This week I finished book #8 of 10 for 2017. And it seemed like a really good point to talk openly and honestly about health–physical and mental–how it fits into doing this Indie writing gig as a profession, and what it means to work your ass off, but still take care of yourself.
Let me start by saying that when I embarked on my “10 books in 12 months” endeavor, I had very specific reasons for doing so (see blog here). I have never advocated writing that fast is necessary, nor that people who don’t can’t have a great career. I feel very strongly there is no one right or wrong pace at which to write your books. What I do advocate is you produce work regularly, consistently, and with an eye to the demands of your genre and your life.
No matter what your production ends up looking like, however, your health has to be part of the equation. If you’re destroying your health to produce work, STOP IT. Seriously, just stop it. No job is worth that, no passion is worth that, no amount of money is worth that. The first thing to remember is you have to take time to move, you can not sit at a computer all damn day or all damn night. We’ve all taken the “butt in chair” thing a little too much to heart. I’m not a doctor, so I can’t tell you how much to move, but you’re all smart cookies, figure it out. Stand up, take walks, ride bikes, go on runs, whatever it takes.
The second no brainer is: pay attention to what you eat. With this most recent book I changed how I’ve been eating. I went low carb, and especially during the work day when I was pounding out the words. Everyone’s bodies are different, but wow, what a difference this made for me. My energy levels were much steadier, I was able to get the words out easier, I had less struggle over it all. The entire process was completely different from the last couple of books where my diet consisted of a lot of rice, beans, and Pad Thai. ALL CARBS all the time was not the way to go for me.
Now we get to the harder part of this equation: the mental health portion. Let’s be honest, writers are kind of an emotional mess to begin with. We’re introverts and empaths, it’s what gives us the ability to observe, record, and imagine. It’s also what makes us super sensitive and frankly a little melodramatic. We often can’t help ourselves–we often don’t feel so hot on the inside. And we all have those days when we open up social media or a rejection from BookBub or a note from an editor and feel really fucking horrible. The struggle to succeed in this business can truly make you crazy. It can become an obsession, it can control your self-worth, and it can mentally break you if you’re not careful.
I’m writing these posts to encourage and maybe mentor you guys, so it’s only fair that I be honest about certain things. One of which is that I’m at a point where I’m reevaluating what I’m after in all of this. I’ve spent nearly five years pursuing this full time. My goal has always been to earn six figures, and honestly, I’ve never gotten more than halfway to that. The industry has only gotten harder, and continues to do so, and that’s one reason why I have never said I’m going to show you how to earn a ton of money. I’m going to show you how to be a professional. I believe all of you can earn something respectable and have a business that turns a profit, but I’d be really dishonest if I said I can teach you how to become a six figure author, because I haven’t been able to myself.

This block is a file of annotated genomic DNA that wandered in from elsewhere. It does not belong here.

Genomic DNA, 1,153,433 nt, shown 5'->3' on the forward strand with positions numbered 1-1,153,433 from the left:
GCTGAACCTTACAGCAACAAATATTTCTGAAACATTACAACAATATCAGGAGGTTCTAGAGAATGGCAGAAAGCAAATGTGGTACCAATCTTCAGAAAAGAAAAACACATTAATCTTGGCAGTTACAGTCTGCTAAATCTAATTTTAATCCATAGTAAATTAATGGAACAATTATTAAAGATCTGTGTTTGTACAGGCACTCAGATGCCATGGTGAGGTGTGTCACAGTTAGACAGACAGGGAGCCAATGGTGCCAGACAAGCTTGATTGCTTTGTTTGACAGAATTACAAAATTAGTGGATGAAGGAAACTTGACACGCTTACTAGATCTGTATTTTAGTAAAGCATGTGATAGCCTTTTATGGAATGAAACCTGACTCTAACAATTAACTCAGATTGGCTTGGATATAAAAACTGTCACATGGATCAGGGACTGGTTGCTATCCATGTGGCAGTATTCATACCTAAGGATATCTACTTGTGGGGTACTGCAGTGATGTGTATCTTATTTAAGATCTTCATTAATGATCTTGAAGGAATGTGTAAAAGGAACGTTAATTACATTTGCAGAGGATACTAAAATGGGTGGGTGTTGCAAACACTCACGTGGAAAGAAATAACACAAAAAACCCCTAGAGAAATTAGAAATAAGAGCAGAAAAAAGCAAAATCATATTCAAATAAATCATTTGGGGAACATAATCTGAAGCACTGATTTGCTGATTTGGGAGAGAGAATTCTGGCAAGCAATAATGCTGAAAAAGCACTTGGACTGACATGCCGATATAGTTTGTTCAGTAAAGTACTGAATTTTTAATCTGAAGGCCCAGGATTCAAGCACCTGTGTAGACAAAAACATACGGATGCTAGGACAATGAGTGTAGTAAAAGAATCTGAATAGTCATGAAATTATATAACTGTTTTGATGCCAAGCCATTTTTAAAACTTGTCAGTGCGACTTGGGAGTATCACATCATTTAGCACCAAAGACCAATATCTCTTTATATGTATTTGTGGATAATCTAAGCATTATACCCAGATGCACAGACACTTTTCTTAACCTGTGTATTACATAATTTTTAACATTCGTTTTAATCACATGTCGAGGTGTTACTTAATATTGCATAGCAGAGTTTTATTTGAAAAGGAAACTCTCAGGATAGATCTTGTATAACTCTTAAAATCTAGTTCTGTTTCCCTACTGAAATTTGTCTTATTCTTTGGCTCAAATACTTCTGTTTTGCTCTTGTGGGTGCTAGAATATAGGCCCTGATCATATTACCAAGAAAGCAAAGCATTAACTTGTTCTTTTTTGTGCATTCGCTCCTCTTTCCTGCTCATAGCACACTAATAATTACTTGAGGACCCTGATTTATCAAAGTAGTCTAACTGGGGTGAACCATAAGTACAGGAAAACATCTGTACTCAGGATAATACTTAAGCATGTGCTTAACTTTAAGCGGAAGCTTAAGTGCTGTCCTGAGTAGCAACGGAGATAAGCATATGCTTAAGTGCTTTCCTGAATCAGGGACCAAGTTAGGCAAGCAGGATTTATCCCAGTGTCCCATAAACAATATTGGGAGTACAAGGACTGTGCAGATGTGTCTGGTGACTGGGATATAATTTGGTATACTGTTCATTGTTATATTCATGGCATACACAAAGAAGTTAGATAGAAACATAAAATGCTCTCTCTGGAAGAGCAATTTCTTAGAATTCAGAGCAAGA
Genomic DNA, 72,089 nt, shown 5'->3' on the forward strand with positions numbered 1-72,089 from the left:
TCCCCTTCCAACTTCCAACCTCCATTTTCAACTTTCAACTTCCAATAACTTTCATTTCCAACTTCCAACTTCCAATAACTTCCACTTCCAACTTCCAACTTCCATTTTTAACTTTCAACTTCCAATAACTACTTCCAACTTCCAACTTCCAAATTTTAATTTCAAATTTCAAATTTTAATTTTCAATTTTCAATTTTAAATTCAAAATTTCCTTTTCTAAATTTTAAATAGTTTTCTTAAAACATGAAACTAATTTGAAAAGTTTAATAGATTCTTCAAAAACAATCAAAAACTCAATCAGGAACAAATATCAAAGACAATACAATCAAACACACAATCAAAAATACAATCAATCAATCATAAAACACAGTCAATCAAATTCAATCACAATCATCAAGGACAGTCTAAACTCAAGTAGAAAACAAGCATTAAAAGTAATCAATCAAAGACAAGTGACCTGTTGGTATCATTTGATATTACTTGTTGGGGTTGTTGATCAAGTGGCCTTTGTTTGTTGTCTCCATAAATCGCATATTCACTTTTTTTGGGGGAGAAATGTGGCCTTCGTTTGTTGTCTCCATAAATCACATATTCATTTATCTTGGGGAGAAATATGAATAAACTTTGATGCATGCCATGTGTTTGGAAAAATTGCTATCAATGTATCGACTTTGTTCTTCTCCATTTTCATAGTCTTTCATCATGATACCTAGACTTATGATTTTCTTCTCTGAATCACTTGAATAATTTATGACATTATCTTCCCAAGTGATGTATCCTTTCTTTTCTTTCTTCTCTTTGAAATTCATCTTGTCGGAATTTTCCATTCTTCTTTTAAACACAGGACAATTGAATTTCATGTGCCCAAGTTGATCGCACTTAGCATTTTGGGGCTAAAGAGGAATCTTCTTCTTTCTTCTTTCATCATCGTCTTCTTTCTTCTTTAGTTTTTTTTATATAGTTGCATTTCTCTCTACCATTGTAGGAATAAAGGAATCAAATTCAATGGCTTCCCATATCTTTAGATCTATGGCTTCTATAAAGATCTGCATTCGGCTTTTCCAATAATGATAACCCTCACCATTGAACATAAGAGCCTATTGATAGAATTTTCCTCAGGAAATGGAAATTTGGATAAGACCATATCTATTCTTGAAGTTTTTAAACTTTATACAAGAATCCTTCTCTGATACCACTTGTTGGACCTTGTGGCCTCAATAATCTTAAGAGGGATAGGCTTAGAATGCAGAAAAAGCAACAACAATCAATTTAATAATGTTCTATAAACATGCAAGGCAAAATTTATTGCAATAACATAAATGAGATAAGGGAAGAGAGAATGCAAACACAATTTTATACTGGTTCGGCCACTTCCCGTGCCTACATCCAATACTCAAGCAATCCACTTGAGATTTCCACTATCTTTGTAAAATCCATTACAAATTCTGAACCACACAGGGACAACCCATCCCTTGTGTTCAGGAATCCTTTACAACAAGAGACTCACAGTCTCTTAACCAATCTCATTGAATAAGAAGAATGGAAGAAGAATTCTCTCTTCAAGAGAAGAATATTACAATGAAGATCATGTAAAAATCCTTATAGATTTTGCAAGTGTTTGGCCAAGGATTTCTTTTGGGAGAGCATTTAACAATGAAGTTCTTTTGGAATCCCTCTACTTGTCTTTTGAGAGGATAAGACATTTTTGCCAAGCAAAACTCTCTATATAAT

So that leaves me at a place where I can continue to thrash around trying to achieve this elusive goal, or I can reevaluate. I’ve achieved a lot: I have loyal readers, I have a nice sized backlist, I have won some awards, I have made some friends, I have earned some money, I’ve had books in bookstores, and in foreign markets. But I haven’t hit six figures, and I might never.
So what does that mean? I have two choices now: I can continue to obsess over the six figure income, spend all my days in a frenzy worrying about whether I’ve missed some trick, some ad, some networking opportunity that might catapult me to $100k. OR, I can reevaluate, and decide what’s essential to me in this profession. Why ELSE am I here? What do I want to get out of this other than the six figures and how do I get those things?
Choice number one is not good for my mental health. And part of being a functioning professional is recognizing and learning what keeps you healthy and what doesn’t. You have to become aware of your mental state and take care of that shit. Facebook driving you nuts? Get the hell off. Reading reviews makes you sick? Don’t read them! Writing more than two books a year causes anxiety? There’s your production answer.
And chasing income is making me nuts. So I’m going to stop. Yes, you have to be relentless in this profession, and yes it’s those who never give up who make it, but that shouldn’t mean at the risk of your sanity. So, does this mean I’ll stop writing so many books? Not yet. I actually have ten more planned for next year BUT it means I’m going to write the ones that excite me most, not the ones I think will earn me more money. It means I’m going to do this blog and present at conferences because I like talking to writers about the Indie business. It means I’m going to start evaluating things from the perspective of “will I enjoy that, will I learn from that” instead of “will this make me big enough to earn $100k.”
At some point my husband is going to retire, and my family is going to need more income from me. When that happens I might need to get a day job. And that’s not the end of the world. I won’t stop writing, because doing this reevaluation is helping me remember I love this job, so I won’t give it up. It’ll always be my career, no matter how much I earn, but my mental health isn’t up for grabs, no matter what the passion. Make sure yours isn’t either.